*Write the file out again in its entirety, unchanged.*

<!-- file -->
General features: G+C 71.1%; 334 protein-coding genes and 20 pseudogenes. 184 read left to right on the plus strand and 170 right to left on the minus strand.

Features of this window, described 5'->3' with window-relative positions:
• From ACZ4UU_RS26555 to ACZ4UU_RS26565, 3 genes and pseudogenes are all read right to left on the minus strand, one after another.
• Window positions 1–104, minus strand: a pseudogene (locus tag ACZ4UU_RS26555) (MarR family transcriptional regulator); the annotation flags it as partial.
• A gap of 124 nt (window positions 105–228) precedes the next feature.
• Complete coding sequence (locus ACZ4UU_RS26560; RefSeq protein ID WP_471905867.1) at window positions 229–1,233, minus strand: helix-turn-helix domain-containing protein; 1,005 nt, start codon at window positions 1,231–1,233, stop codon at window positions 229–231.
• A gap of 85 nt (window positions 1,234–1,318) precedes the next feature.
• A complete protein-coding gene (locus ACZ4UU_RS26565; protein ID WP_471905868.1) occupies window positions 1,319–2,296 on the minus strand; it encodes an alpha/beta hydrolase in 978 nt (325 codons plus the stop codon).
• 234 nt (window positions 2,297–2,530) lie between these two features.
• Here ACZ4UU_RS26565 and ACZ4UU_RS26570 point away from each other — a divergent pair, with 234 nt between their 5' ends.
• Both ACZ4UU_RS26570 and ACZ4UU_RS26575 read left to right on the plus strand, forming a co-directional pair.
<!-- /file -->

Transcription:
General features: G+C 71.1%; 334 protein-coding genes and 20 pseudogenes. 184 read left to right on the plus strand and 170 right to left on the minus strand.

Features of this window, described 5'->3' with window-relative positions:
• From ACZ4UU_RS26555 to ACZ4UU_RS26565, 3 genes and pseudogenes are all read right to left on the minus strand, one after another.
• Window positions 1–104, minus strand: a pseudogene (locus tag ACZ4UU_RS26555) (MarR family transcriptional regulator); the annotation flags it as partial.
• A gap of 124 nt (window positions 105–228) precedes the next feature.
• Complete coding sequence (locus ACZ4UU_RS26560; RefSeq protein ID WP_471905867.1) at window positions 229–1,233, minus strand: helix-turn-helix domain-containing protein; 1,005 nt, start codon at window positions 1,231–1,233, stop codon at window positions 229–231.
• A gap of 85 nt (window positions 1,234–1,318) precedes the next feature.
• A complete protein-coding gene (locus ACZ4UU_RS26565; protein ID WP_471905868.1) occupies window positions 1,319–2,296 on the minus strand; it encodes an alpha/beta hydrolase in 978 nt (325 codons plus the stop codon).
• 234 nt (window positions 2,297–2,530) lie between these two features.
• Here ACZ4UU_RS26565 and ACZ4UU_RS26570 point away from each other — a divergent pair, with 234 nt between their 5' ends.
• Both ACZ4UU_RS26570 and ACZ4UU_RS26575 read left to right on the plus strand, forming a co-directional pair.